If the switch24 is moved to position 25, the oscillator 21 is replaced with the discretely tuned oscillator :26 which delivers at its outputelead any one of a number of discrete frequencies. In a preferred embodiment-the oscillator 26 comprisesa circuit arrangement, similarxto' that shown in Fig. 1 and correspondingto 'theqcircuit portion:L ofFig. 4. The :steps offrequencyavailable from source 26, of course, are made to be finer thanithat available on lead 1 from the circuit portion L of Fig. 4.

While aspecific embodiment has=been shown and described, it will of course be understood thatvariousmodifications may yet be devised: by thoseskilled in the art which will embody the principles .of the invention-andbe found in the true. spirit and scope thereof.

What I claim and desire. to secure by Letters Patent of the United States is:

1. In combination, a source of .a signal of highly, stabilized frequency 1, means responsive to said ffrequency signal for providing at leastto signals 1, and f .of sub stantially the-same high stability'but of different frequency, a controllable source of a signal of frequencyzf means formultiplying said signals of frequency '3, and) with said signal of frequency 'f to 'derive'a resultant signal of frequency dependent upon the 1-mult-iplication products f f and f -f means for amplitude detecting said ,-resultant signal, and means responsive to said amplitude detected resultantqsignal for controlling-{the frequency-f of said signal*from said controllable oscillator to be frequency,

, quency f of signals signal of frequency 7,

frequency f and f derive a first mixed signal of frequency a controllable source of signal of frequency f means f and f respectively,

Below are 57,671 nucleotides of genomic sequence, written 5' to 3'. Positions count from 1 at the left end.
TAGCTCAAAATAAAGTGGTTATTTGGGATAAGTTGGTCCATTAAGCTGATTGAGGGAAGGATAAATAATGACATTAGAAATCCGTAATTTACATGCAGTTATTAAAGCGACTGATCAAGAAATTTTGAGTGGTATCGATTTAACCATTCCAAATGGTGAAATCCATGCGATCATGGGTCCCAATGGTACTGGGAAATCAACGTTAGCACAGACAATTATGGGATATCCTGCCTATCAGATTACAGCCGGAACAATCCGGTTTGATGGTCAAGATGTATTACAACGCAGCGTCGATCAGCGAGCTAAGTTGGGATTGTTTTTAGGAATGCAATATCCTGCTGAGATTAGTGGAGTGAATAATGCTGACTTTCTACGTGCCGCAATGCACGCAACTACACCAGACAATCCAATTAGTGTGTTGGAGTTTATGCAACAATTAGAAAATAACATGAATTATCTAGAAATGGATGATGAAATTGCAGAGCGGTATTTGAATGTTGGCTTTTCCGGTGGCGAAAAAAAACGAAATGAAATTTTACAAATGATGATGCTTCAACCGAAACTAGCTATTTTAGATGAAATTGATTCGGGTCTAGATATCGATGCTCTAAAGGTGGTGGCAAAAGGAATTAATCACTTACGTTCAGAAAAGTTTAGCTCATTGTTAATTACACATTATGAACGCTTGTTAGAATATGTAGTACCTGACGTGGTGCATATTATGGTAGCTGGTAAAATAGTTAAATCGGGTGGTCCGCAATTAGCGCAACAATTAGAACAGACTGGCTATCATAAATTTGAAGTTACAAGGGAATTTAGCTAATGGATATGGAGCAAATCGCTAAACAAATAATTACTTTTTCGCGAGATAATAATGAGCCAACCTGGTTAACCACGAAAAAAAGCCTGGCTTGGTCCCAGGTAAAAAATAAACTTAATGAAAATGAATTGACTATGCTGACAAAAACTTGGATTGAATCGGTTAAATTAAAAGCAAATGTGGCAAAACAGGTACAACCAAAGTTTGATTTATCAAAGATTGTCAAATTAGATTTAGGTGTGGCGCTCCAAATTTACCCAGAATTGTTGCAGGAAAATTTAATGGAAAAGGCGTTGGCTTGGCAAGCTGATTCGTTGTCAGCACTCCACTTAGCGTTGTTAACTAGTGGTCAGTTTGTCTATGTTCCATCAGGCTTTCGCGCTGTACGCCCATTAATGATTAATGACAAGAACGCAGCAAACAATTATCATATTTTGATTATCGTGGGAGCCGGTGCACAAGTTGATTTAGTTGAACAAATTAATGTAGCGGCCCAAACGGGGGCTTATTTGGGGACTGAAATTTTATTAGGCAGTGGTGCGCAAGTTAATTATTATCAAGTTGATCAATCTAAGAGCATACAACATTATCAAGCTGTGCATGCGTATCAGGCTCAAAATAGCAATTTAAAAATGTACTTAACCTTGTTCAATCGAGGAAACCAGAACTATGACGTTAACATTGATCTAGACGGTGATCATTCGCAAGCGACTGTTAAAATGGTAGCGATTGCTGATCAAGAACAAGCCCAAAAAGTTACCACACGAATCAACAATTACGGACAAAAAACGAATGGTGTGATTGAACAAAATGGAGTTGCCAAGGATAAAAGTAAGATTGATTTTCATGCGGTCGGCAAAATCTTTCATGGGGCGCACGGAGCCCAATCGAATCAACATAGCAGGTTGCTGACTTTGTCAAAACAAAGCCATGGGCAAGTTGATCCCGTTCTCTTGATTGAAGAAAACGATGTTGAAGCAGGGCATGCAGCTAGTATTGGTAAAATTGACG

2. In combination, a source of a signal of highly stabilized frequency f, means for providingat leasttwo harmonically related'signals f stlnd f5 in response to said 7 frequency signal, a controllable source of a signal of frequency f means for mixing said signals of frequency f,, and f with said signal of frequencyj to derive a mixed signal, means for amplitude detecting said mixedsignal, and means responsive to said amplitude detected mixed signal for controlling the frequency f of said signal from said controllable oscillator to be 3. In combination, a source of a signal of highly stabilized frequency f, means responsive to said signal of frequency f for providing at least two signals and f of substantially the same high stability but of different a controllable source of a signal of frequency f means for multiplying said signals of frequency f and 7",, with said signal of frequency f to derive a first resultant signal of frequency dependent upon the products f ,-f and f f means for amplitude detecting said first resultant signal, and means responsive to said amplitude detected resultant signal for controlling the frefrom said controllable oscillator to be fa+fc f means responsive to the relative phase of said signal of frequency f and said second resultant signal for providing a third resultant signal, andmeans responsive to said third resultant signal for controlling the frequency f of said signal from said second controllable source to be f if 4. In combination, a source of a signal of highly stabilized' frequency 1, means for providing at least two harmonically related signals 1,

a first controllable source of a sigmeans for mixing said signals of with said signal of frequency f to signal, means for amplitude detecting said first mixed signal, means responsive to said amplitude detected first mixed signal for controlling the frequency f of signals from said controllable oscillator to be fa+fc 2 nal of frequency f a source of a second controllable signal of frequency fa, means for mixing said signal of frequency f with said to derive a second mixed signal,